Hope Capital Limited v Alexander Reece Thomson LLP: Lessons for Valuers

United Kingdom

The recent judgment handed down in September 2023 of Hope Capital Limited v Alexander Reece Thomson LLP [2023] EWHC 2389 (KB) provides a useful overview of the scope of a valuer’s duty, particularly in the context of valuations for the purpose of bridging finance, and some key considerations for determining loss.


The valuer was instructed by Hope to provide a valuation on a Grade II listed Hall in Surrey. The Hall was valued at £4m and, following default by the borrower, was sold at auction for £1.4m.  Hope argued the valuer should be responsible for the entirety of its losses, including contractual interest the borrower should have paid and additional profits which would have been produced had the loan not been provided, along with the cost of the remedial works (totalling £3.9m of losses). Hope alleged that the true value was £1.95m and that any loss should be capped by reference to the difference between this valuation and the £4m valuation i.e. that any loss would be capped at £2.05m.  The valuer admitted breach but asserted that the true value was, in fact, £3.175m. The valuer argued that the majority of these losses fell outside the scope of its duty because they were caused by the borrower and/or the unprecedented collapse of the market.

Scope of Duty

The Judge considered Manchester Building Society v Grant Thornton UK LLP [2021] UKSC 20 and Meadows v Khan [2021] UKSC 2. In these cases, the Courts found that the distinction between "advice" and "information" was too rigid a test (being the test set out in SAAMCO) and should only really be used as a cross-check; a strict application risked a valuer being held responsible for loss caused by a third party. The Supreme Court’s judgment in Manchester Building Society held that the scope of the duty is governed by the purpose of that advice. Simply put, the question is what risk was the professional’s advice aimed at guarding against (this is to be judged on an objective basis). In Meadows v Khan, the main consideration of the Supreme Court was the nexus test; “is there a sufficient nexus between a particular element of the harm for which the claimant seeks damages and the subject matter of the defendant’s duty of care?”

Causation and Loss

When considering the losses of Hope, the Judge emphasised the importance of (i) the valuer’s role (to value the property); and, (ii) the lenders’ role in making a prudent lending decision. The judgment also restated the fundamental position, per Swingcastle v Alistair Gibson [1991], that it is not the role of the valuer to protect against “all other foreseeable risks attendant upon entering into the transaction”. The Judge rejected the argument the valuation was the only “green light” for a bridging finance lender when deciding whether to lend to a borrower. A lender’s own role must also be considered in relation to its own lending criteria and the identification of appropriate exit routes for which loans should be repaid. The Judge was critical of Hope ignoring red flags of the borrower who, ultimately, could not be trusted to deal with the Hall.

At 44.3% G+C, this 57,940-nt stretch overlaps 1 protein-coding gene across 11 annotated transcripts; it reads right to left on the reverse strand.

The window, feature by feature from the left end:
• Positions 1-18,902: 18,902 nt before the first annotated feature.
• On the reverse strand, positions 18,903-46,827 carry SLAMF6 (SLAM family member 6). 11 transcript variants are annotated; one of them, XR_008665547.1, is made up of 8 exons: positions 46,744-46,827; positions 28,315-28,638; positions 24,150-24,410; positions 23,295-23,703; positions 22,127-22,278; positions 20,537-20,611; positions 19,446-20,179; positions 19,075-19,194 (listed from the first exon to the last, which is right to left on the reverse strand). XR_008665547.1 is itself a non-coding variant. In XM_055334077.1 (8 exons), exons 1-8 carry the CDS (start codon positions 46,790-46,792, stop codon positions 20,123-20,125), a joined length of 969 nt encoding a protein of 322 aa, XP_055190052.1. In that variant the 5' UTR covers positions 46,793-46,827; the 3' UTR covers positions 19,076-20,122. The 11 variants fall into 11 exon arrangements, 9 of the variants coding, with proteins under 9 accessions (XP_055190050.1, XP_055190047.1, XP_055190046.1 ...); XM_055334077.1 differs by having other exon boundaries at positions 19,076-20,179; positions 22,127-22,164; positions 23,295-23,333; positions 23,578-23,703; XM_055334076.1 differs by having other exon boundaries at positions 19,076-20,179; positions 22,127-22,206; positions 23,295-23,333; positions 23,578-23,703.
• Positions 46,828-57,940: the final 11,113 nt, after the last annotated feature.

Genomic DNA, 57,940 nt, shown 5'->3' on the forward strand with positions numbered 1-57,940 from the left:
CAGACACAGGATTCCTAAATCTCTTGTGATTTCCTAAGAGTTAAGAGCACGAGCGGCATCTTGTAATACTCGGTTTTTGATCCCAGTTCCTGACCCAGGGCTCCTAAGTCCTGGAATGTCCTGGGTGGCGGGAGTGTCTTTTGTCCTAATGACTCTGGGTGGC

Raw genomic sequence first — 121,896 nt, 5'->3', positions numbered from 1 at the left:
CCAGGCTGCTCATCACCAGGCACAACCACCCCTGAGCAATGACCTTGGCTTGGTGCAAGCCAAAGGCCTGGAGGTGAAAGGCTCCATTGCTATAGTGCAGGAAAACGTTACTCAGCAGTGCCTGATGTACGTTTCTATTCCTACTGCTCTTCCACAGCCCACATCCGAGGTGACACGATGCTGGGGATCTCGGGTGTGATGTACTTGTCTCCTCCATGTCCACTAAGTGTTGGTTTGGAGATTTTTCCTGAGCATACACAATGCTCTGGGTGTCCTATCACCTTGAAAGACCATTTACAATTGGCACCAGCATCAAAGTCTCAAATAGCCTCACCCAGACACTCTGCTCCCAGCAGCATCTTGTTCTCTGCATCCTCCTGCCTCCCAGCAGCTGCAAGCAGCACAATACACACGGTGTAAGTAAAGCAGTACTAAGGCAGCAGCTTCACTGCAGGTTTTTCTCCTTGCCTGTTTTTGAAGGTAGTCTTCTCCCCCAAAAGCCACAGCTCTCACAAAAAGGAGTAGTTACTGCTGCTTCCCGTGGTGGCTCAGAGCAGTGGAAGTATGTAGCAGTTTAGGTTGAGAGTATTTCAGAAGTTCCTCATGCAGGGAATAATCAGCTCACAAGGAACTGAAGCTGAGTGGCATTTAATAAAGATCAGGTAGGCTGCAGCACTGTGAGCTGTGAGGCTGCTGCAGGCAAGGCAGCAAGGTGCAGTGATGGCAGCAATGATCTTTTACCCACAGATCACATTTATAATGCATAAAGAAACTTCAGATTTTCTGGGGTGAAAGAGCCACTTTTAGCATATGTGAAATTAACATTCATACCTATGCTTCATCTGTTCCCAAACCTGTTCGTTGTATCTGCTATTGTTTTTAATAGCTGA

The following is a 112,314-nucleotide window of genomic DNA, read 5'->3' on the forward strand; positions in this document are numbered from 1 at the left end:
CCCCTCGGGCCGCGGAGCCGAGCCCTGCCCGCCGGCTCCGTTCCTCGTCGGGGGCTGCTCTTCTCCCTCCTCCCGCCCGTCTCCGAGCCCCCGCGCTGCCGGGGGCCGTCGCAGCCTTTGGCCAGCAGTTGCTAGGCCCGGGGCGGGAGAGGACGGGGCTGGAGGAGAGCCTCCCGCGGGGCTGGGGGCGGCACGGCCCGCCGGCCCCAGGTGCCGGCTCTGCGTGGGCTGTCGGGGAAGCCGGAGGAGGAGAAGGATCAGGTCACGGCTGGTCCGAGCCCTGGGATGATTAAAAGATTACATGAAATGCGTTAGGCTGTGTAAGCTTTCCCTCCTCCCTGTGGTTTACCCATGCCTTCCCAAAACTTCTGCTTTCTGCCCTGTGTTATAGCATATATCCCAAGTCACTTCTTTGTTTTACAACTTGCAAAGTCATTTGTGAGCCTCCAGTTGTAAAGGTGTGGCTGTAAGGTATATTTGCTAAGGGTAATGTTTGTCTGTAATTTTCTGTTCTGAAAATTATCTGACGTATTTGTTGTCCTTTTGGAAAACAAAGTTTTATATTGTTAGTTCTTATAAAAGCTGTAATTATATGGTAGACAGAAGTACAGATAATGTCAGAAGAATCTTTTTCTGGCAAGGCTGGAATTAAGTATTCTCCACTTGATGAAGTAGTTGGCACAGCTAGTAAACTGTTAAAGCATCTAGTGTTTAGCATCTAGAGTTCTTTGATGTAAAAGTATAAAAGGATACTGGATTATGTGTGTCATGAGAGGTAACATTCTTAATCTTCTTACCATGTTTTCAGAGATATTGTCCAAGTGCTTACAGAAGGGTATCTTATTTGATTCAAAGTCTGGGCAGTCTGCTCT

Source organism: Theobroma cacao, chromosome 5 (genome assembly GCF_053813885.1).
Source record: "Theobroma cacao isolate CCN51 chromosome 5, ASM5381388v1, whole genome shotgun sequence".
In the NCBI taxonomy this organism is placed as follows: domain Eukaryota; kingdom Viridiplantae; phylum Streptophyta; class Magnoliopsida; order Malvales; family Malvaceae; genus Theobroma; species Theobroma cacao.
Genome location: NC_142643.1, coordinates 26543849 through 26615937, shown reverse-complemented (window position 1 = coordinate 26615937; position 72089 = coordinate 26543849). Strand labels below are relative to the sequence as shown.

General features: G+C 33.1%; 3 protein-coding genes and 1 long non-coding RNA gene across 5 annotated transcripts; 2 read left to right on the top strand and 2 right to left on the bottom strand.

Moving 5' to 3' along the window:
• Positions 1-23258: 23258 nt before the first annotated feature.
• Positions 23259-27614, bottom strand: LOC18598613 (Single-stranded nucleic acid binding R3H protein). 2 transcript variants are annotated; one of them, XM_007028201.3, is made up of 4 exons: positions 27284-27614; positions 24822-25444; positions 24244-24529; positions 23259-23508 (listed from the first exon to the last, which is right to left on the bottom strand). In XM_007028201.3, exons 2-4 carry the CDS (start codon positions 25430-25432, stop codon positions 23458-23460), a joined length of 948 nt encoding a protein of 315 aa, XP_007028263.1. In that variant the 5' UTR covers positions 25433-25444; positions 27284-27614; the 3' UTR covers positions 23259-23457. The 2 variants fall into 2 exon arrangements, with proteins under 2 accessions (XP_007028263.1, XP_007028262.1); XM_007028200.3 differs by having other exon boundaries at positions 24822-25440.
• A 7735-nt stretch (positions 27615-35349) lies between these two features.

Taking all of the above, and considering the Trinadad and Tobago case of Charles B Lawrence & Associates v Intercommercial Bank Ltd [2021], the Judge accepted the valuer’s position on loss which required the court to deduct the value of the land at a specific point in time from the loan, as a means of limiting the losses suffered by Hope to those which fell within the scope of the valuers duty. The Judge ultimately found that, although the valuer was negligent, Hope suffered no actionable loss and dismissed the claim. The Judge did consider the position had it had to follow the Claimant’s assessment of loss, it stated that they would have found that the lender was 50% contributorily negligent. This is a significant and novel finding for bridging financiers, where it has been long argued that, given the short nature of bridging lending, the valuation is of utmost importance compared to the lending process.


The value of the security will often be advanced as being the most important factor in a lender’s decision making. This case is an important reminder that it is a high bar for a lender, and bridging financiers, to demonstrate that it is the valuation itself that is the only factor when it makes its decision to lend and that the courts will take into account the lender’s lending criteria, exit strategy and external factors when considering the full scope of losses a valuer may be liable for.